Sunday, April 23, 2006

2 Easter
Acts 4:32-35
Psalm 133
1 John 1:1-2:2
John 20:19-31

Yea, and our fellowship is with the Father, and with his Son Jesus Christ.

There is some irony in today's Gospel lesson, in that Thomas was not there on that first Easter Day to meet the risen Christ. The irony is found in the fact that most Christians were probably in church somewhere last week, just as they are on every Christmas and Easter. The week after Easter, then, tends to be lighter attendance. There are several reasons for this. Often the pastor will take a vacation day the next week after having prepared so many services for Holy Week. Some members will consider that a valid excuse to take a break from Sunday morning attendance. Others will want a break because they attended all those activities during Holy Week.

We don't know where Thomas was hiding. We only know that he was not there with the disciples that first Easter morning. He didn't see Jesus and he did not believe the testimony of the witnesses. He wanted proof, physical proof, of Jesus' resurrection. Because of his demands, Thomas has been made out to be a bad guy, unfaithful, someone who did not believe in Jesus. Yet, in the end Thomas makes the most complete affirmation of faith. He calls Jesus "my Lord and my God." In these five words, Thomas defines fully the dual nature of Jesus, both man and God. It is on this point that the community of Christians of which John was a leader found division.

Some Christians did not believe that Jesus was actually human. They thought that He appeared as a man, but was not really flesh and blood. This meant that Jesus never really died and that He was never really raised. It also means that the salvation that comes from Jesus Christ was spiritual, not physical. John's Gospel tends to be more spiritual, especially compared to the synoptic Gospels. He relies on symbolism when telling the story of Jesus and the miracles were signs of the character and purpose of Jesus. Even today there are many Christians who see John's Gospel as having a deeper spiritually than the others. They claim that those who understand the symbolism are on a deeper spiritual plane.

This must have been a problem in the early church because in today's epistle we see John addressing the issue of Jesus' humanity. He writes, "That which was from the beginning, that which we have heard, that which we have seen with our eyes, that which we beheld, and our hands handled, concerning the Word of life (and the life was manifested, and we have seen, and bear witness, and declare unto you the life, the eternal life, which was with the Father, and was manifested unto us); that which we have seen and heard declare we unto you also, that ye also may have fellowship with us: yea, and our fellowship is with the Father, and with his Son Jesus Christ: and these things we write, that our joy may be made full."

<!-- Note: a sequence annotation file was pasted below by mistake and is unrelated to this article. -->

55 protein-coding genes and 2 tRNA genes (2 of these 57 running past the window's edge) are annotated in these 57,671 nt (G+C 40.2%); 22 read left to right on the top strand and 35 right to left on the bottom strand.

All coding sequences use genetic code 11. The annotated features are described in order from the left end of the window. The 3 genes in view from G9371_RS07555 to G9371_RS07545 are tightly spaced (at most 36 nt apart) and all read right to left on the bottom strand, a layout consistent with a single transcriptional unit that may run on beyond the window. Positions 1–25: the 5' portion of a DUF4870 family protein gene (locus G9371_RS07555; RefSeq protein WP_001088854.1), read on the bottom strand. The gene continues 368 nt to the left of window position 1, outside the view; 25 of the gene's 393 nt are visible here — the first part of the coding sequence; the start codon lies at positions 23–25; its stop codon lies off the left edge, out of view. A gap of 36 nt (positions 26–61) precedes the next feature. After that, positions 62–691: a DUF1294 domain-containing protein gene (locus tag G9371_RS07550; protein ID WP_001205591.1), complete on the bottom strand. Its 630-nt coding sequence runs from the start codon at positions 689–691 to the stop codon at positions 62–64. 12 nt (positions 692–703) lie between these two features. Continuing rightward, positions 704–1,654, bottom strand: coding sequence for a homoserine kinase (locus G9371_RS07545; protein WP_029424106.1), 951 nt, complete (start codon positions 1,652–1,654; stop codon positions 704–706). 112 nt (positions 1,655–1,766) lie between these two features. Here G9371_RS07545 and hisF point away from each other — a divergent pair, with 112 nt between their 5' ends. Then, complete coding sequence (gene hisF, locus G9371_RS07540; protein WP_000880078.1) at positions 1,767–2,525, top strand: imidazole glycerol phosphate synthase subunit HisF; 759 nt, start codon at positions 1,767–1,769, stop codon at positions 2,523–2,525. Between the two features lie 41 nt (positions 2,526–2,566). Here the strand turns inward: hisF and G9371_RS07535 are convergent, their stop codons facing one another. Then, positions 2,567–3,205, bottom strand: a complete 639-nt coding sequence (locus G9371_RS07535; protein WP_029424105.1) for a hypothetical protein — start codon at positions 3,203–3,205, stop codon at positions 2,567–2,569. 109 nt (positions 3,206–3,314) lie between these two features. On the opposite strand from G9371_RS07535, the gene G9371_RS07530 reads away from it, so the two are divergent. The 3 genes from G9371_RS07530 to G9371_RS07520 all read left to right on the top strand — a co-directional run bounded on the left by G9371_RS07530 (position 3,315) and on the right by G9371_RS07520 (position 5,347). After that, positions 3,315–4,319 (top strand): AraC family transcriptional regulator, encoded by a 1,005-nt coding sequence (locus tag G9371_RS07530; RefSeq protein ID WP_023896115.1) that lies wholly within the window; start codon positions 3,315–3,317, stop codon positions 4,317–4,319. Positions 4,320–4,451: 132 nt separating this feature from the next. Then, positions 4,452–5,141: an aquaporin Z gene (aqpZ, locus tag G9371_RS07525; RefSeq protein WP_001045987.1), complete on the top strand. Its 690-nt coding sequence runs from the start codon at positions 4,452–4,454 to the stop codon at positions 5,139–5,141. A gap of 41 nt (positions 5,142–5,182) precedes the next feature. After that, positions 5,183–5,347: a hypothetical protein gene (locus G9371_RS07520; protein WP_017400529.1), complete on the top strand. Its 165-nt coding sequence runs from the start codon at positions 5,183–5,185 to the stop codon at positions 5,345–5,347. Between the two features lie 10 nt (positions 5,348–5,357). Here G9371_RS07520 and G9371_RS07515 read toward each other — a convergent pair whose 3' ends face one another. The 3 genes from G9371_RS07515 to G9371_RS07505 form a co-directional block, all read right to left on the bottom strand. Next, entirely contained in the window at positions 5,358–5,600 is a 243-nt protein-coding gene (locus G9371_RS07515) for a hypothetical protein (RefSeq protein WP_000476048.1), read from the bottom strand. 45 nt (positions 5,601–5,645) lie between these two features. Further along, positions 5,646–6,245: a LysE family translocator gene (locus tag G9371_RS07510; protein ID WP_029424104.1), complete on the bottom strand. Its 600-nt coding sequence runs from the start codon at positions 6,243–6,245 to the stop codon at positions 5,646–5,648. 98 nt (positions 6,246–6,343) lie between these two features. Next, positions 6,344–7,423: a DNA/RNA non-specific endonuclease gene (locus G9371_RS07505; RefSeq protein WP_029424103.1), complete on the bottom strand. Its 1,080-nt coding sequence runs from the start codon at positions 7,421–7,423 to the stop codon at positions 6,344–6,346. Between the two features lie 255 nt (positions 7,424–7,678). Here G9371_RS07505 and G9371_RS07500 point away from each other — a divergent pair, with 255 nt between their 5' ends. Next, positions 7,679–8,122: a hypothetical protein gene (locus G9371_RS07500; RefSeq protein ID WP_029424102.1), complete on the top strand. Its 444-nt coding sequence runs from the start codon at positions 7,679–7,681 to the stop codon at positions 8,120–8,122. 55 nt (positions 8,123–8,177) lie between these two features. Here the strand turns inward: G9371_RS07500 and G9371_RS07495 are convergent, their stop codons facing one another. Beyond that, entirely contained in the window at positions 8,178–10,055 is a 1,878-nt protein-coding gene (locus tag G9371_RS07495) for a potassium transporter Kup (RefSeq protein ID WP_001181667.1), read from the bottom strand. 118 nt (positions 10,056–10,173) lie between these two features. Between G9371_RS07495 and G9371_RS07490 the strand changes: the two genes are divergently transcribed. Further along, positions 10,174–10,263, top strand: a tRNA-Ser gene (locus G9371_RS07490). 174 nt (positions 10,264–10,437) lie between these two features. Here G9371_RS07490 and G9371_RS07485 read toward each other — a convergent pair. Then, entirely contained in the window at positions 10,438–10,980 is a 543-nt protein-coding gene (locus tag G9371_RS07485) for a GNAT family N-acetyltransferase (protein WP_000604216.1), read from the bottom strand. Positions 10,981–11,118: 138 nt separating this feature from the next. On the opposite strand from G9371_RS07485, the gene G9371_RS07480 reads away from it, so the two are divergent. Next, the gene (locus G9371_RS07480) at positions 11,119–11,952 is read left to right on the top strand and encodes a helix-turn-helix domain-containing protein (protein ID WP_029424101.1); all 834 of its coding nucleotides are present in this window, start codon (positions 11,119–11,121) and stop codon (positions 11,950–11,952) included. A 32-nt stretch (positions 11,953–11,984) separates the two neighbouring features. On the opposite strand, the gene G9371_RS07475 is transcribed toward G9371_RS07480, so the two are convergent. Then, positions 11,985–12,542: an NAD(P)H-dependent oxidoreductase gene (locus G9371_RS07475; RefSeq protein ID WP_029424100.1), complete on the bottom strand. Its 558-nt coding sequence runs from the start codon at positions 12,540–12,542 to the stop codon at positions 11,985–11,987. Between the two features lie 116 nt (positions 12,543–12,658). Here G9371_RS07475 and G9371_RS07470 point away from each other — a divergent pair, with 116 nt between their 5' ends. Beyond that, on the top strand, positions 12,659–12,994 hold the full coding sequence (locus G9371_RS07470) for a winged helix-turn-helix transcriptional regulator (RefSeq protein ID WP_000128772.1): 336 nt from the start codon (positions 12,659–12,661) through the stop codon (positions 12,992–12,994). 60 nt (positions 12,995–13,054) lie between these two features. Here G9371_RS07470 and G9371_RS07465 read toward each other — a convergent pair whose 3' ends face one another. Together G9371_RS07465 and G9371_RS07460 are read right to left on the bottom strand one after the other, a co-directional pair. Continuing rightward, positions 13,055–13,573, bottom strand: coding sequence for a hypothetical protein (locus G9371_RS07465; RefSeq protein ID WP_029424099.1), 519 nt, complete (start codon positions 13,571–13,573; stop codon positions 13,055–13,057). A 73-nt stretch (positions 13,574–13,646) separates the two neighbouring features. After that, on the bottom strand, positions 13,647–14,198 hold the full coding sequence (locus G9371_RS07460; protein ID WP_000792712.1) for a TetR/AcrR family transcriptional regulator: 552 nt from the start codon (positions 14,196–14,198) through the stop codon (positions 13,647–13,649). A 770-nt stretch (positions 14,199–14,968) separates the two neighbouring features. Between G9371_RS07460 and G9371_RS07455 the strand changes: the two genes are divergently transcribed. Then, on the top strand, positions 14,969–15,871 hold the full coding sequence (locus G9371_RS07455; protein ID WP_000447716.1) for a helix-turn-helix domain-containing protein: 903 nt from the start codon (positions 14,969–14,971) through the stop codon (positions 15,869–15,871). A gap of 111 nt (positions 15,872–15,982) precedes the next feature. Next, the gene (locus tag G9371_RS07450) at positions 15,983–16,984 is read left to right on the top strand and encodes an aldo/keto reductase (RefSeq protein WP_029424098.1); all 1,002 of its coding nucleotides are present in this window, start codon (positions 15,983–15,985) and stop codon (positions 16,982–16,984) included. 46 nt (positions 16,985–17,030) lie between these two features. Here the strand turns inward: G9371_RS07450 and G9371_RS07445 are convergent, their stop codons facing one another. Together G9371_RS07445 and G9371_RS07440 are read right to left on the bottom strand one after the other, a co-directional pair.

If Jesus was merely spirit, or just an apparition, then perhaps He may have been heard, even seen. But John says that He was touched and felt with human hands. He was not only God, He was also man. Certainly God as God could have brought about salvation in whatever form or way that He thought appropriate. He chose to do so through His Son, sent in flesh and blood. The cross was very real. Jesus' death was very real. The resurrection was very real. It was experienced by the disciples with their entire beings. They saw Him, heard Him, and touched Him. And Jesus ate some fish. In doing so, Jesus established without a doubt that He was raised in body. It was not just a spiritual thing.

So, in the Gospel lesson we see the disciples hiding behind locked doors, afraid. John writes, "Jesus came and stood among them and said, ' Peace be with you.'" When we are in the midst of fear and grief, the words "Peace be with you" from someone we know and love are often just what we need to hear. Yet, when these words are said to us by strangers, they rarely have the intended affect. How can a stranger know what we need? How can they offer us any sort of peace?

The disciples recognized Jesus but they thought He was a ghost – a spiritual being. A word of peace from a ghost would do nothing to bring me peace. It would probably bring me even more fear and grief. But then Jesus showed them His hands and feet – the physical proof of the reality not only of His body but also of His crucifixion and resurrection. He was not an apparition. He was real and everything they experienced in the days, weeks and years was real. They were to be at peace because there was no need for their fear or grief.